Towards a Diasporic Imagination of the Present: an eternal sense of Homelessness.
Towards a diasporic imagination of the present: an eternal sense of Homelessness.
This is a call for papers for a collection of essays that examines and theorizes the notion of diaspora, imagined communities and cultures, and trans-national/ ethnic identities. The collection will be published by Lies and Big Feet, an independent publishing house in India.
For more information, please write to:
Tapati Bharadwaj: email@example.com.
In our modern world, where there is a constant to and fro movement of culture, people and technology, discrete cultural identities are giving way. Scholars like Arjun Appadurai and Anthony Giddens comment on how national narratives "think" and "feel" beyond the nation to create a "pluralized world-political" community. Such narratives operate in global public spaces, made possible not only through print, but new technologies of the internet, and constant mobility (See Appadurai's Modernity at Large: Cultural Dimensions of Globalization, 1996). The larger conundrum-like question, then becomes, what is national identity?
In Bangalore, India, where I live, there is a generation of Indian children that is American. My son was born in Chicago, and we returned back to India when he was 4 years old. Every few years, we go and diligently visit the US consulate to renew his passport. My parents moved from Bangladesh to India, post-Partition in 1947. Before settling in Kolkata in the early 1980s, they had lived in the United States in the 1950s-60s, Worli Seaface in Bombay, and Venezuela. I grew up in an uber-brahmanical environment, reading books which my father had bought from public libraries in the US, and imaginatively participating in all the cultures which had been their homes – Bangladesh, the Americas and India. When I studied in Presidency College (erstwhile Hindoo College) in Calcutta, all my professors were Ox-Bridge educated, and terribly snobbish. I learnt more in the hallowed canteen of the college, where Cuba and the Naxal movements were discussed with equal ease.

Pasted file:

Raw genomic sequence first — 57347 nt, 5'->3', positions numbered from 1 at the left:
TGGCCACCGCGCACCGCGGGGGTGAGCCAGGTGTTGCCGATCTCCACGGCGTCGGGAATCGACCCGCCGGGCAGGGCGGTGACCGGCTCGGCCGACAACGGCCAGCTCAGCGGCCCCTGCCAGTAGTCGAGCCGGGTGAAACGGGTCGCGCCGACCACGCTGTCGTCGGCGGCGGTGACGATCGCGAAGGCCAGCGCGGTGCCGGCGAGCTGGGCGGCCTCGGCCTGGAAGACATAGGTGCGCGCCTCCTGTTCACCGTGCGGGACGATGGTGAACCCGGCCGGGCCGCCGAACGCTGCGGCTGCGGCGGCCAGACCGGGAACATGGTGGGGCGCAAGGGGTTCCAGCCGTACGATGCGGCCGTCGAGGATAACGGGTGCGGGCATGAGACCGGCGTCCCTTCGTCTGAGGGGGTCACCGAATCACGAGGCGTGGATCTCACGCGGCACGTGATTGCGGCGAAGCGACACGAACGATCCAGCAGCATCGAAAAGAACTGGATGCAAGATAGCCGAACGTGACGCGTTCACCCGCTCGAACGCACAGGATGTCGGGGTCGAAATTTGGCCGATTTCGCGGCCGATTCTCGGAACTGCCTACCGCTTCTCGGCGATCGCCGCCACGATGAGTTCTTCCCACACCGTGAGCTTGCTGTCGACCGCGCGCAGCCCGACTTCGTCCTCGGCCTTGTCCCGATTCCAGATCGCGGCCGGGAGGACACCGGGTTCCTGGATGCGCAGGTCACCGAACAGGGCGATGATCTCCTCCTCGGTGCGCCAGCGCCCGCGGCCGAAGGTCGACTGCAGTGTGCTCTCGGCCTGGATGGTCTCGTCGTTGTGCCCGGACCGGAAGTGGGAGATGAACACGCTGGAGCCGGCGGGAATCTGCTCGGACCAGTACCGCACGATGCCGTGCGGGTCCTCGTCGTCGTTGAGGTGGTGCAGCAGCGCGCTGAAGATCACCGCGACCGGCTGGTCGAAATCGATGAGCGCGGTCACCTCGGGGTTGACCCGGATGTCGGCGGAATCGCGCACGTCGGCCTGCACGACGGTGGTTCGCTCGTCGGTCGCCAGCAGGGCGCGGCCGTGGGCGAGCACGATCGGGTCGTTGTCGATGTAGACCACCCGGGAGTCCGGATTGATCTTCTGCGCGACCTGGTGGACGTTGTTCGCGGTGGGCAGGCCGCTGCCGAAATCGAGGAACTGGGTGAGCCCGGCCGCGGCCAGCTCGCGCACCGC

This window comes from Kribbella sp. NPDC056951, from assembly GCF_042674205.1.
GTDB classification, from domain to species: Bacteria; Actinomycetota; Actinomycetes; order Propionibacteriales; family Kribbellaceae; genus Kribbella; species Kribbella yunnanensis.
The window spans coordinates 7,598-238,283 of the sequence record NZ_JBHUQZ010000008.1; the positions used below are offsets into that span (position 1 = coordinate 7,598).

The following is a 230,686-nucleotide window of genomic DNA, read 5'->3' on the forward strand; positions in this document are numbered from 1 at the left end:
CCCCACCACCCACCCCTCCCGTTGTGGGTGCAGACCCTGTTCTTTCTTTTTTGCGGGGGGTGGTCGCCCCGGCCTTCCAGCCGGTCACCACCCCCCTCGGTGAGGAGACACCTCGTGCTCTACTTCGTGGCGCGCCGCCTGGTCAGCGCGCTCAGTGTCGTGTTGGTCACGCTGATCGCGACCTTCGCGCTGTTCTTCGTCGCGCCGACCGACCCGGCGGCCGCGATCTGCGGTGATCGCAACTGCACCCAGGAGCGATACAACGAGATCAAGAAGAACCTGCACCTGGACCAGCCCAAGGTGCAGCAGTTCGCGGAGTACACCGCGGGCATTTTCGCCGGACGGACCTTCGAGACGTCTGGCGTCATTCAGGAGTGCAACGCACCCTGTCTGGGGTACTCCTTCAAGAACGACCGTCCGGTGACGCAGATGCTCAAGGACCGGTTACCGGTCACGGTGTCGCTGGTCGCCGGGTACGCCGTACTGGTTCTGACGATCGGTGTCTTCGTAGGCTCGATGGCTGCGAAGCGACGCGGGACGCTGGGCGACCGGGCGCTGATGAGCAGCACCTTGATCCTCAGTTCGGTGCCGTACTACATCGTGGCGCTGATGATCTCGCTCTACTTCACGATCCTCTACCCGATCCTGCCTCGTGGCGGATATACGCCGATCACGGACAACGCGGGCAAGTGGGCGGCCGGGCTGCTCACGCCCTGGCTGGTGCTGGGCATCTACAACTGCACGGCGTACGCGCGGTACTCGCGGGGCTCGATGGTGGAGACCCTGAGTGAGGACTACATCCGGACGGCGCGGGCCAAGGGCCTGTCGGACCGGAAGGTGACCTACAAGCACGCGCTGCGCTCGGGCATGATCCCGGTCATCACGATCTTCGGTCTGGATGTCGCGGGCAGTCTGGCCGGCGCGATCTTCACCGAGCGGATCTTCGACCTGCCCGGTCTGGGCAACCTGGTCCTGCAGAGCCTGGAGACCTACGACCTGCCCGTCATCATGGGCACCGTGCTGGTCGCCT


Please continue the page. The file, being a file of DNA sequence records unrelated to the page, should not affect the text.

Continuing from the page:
Where, and when exactly did Indian culture begin? Is the present the beginning of the disappearance of discrete cultural identities, and the acceptance of the fact that we are in a state of eternal movement? An implication of modernity is the fact that we are incredibly self-reflexive of our situated-ness and aware of global affairs, and our neighbours, who might live thousands of miles away. Has the world, therefore, become our family?